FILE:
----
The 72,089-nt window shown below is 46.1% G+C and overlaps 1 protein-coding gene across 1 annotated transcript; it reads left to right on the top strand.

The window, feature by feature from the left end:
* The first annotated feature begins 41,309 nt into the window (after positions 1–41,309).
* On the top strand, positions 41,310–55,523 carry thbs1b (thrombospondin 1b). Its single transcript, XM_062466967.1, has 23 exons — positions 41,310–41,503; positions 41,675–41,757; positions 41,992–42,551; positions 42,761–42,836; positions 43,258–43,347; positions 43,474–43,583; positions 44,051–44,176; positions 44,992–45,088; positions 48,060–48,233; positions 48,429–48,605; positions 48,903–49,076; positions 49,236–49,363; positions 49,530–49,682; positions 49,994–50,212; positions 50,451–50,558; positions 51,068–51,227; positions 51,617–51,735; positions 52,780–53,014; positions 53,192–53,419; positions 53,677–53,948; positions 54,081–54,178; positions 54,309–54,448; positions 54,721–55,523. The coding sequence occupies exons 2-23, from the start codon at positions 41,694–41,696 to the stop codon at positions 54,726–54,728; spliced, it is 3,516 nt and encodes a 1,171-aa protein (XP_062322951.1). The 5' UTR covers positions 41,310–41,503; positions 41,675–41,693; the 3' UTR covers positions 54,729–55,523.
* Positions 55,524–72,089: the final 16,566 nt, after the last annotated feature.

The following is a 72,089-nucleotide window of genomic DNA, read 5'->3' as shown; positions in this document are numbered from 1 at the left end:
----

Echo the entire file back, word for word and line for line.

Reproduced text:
The 72,089-nt window shown below is 46.1% G+C and overlaps 1 protein-coding gene across 1 annotated transcript; it reads left to right on the top strand.

The window, feature by feature from the left end:
* The first annotated feature begins 41,309 nt into the window (after positions 1–41,309).
* On the top strand, positions 41,310–55,523 carry thbs1b (thrombospondin 1b). Its single transcript, XM_062466967.1, has 23 exons — positions 41,310–41,503; positions 41,675–41,757; positions 41,992–42,551; positions 42,761–42,836; positions 43,258–43,347; positions 43,474–43,583; positions 44,051–44,176; positions 44,992–45,088; positions 48,060–48,233; positions 48,429–48,605; positions 48,903–49,076; positions 49,236–49,363; positions 49,530–49,682; positions 49,994–50,212; positions 50,451–50,558; positions 51,068–51,227; positions 51,617–51,735; positions 52,780–53,014; positions 53,192–53,419; positions 53,677–53,948; positions 54,081–54,178; positions 54,309–54,448; positions 54,721–55,523. The coding sequence occupies exons 2-23, from the start codon at positions 41,694–41,696 to the stop codon at positions 54,726–54,728; spliced, it is 3,516 nt and encodes a 1,171-aa protein (XP_062322951.1). The 5' UTR covers positions 41,310–41,503; positions 41,675–41,693; the 3' UTR covers positions 54,729–55,523.
* Positions 55,524–72,089: the final 16,566 nt, after the last annotated feature.

The following is a 72,089-nucleotide window of genomic DNA, read 5'->3' as shown; positions in this document are numbered from 1 at the left end: